You might as well never bother with trade deals either. The AI will never, ever agree to a trade deal, nor suggest one, which doesn't favour them at least 3:1, even if they are pathetically weak. Their deals are nothing short of extortionate, and all they do is waste your time with more pointless interruptions, because you'd never, ever accept any of their deals anyway. As for espionage, well, expect all the A.I. opponents to focus only on you, sabotaging your Industrial Zones relentlessly, causing you to gnash your teeth as you waste yet more turns rebuilding things.

What few friends you have will, guaranteed, suddenly declare war on you for no reason at all, even though they're much weaker than you are and have nothing to gain from the conflict. And then, within ten turns, they'll come begging on their knees for peace. Refuse, and the entire world will hate you even more for being a warmonger. That's right, you will be a warmongering menace to the world even if you never once declare war. Having war declared on you and defending yourself is apparently an atrocity. This kind of system makes a player wonder if this game was even playtested at all.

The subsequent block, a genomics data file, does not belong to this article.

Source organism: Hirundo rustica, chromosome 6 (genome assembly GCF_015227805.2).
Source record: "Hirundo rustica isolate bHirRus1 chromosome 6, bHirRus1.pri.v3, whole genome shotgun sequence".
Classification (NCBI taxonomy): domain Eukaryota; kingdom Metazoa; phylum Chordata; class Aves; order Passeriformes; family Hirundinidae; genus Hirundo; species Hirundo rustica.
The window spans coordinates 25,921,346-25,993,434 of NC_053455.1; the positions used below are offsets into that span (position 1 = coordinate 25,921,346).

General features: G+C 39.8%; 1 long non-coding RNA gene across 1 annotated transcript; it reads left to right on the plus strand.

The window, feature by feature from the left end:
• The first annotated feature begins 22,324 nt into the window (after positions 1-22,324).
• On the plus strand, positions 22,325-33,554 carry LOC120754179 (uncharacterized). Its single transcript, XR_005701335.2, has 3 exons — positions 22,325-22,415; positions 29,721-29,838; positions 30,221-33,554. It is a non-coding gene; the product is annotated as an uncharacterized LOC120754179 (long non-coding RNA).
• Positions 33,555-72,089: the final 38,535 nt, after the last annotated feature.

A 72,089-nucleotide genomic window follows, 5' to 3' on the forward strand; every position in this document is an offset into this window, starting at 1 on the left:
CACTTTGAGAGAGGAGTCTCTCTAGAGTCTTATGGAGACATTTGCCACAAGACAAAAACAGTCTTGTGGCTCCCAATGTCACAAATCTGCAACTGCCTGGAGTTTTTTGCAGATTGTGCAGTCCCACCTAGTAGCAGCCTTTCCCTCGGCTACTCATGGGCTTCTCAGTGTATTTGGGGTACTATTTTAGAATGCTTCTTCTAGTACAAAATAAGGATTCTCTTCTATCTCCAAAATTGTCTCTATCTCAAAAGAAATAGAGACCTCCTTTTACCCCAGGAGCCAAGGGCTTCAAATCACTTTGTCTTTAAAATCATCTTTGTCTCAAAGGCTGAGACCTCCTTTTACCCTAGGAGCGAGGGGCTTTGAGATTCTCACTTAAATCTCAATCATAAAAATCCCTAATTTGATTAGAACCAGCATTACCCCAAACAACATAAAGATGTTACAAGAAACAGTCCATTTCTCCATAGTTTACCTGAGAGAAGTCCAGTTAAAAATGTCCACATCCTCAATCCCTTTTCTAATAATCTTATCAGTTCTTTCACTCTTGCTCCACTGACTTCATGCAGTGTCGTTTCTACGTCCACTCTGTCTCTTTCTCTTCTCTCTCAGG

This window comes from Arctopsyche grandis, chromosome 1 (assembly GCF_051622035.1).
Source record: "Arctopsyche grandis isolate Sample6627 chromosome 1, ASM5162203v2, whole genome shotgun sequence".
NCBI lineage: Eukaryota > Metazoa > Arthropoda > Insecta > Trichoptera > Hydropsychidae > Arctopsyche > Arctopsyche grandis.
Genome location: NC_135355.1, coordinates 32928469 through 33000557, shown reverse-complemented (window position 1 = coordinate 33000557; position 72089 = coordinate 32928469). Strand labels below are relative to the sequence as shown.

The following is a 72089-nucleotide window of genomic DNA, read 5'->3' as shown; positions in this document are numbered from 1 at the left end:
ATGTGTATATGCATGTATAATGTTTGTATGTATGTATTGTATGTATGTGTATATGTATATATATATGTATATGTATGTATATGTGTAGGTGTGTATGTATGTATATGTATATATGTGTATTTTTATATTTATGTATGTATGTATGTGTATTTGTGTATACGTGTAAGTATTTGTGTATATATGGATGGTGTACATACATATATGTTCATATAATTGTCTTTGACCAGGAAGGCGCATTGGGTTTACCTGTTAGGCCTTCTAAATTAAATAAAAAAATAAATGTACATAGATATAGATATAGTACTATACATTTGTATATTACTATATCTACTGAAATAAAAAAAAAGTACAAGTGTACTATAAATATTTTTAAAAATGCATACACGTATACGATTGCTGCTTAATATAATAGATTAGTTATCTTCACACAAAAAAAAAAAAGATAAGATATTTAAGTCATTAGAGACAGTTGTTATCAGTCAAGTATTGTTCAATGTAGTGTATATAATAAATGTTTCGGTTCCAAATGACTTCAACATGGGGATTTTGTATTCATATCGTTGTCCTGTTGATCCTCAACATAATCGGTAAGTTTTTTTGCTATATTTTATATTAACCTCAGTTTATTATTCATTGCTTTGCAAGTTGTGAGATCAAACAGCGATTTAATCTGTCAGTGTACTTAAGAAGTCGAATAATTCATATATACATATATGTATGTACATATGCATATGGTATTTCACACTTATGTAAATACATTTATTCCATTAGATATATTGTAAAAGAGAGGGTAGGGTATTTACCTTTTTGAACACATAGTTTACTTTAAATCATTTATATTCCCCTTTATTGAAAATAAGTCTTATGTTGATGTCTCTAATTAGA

In fact, it's not just diplomacy, really. The A.I. in general is often downright moronic.

The choice of art style, as well as the writing, are questionable to say the least. While it's true that Civ V was high on realism, and therefore seriousness, Civ VI has taken to the other extreme. The art style is jarringly cartoony, with leaders looking like caricatures and the map nauseatingly green and yellow, the UI is ugly with oversaturated colours, and the educational quotes that came with tech discoveries have been replaced with cringey pseudo-witty pop culture soundbites from comedians and other assorted funny-people. Not even Sean Bean's excellent narration can save the writing from being eye-rollingly lame. All things combined, Civ VI has the look of one of those crappy mobile games.

Lastly, the Civilipedia isn't much help. The game neglects to explain a lot of things and looking them up in the Civilipedia doesn't help one bit. You're supposed to smell that you can only build a single Archaelogist per city that has an archaeology museum, for instance. Often, building options will be grayed out without any explanation as to why. And don't get me started on National Parks. Ugh.

And of course, once more, many civilizations and mechanics are not present, or in a bare-bones way, which means Firaxis has once more held back things which were present in the previous game, only to release them in expensive DLC packs. It's a nasty habit, and every game developer should ask itself some serious questions when it resorts to deliberately holding back game content to be able to release it as DLC later.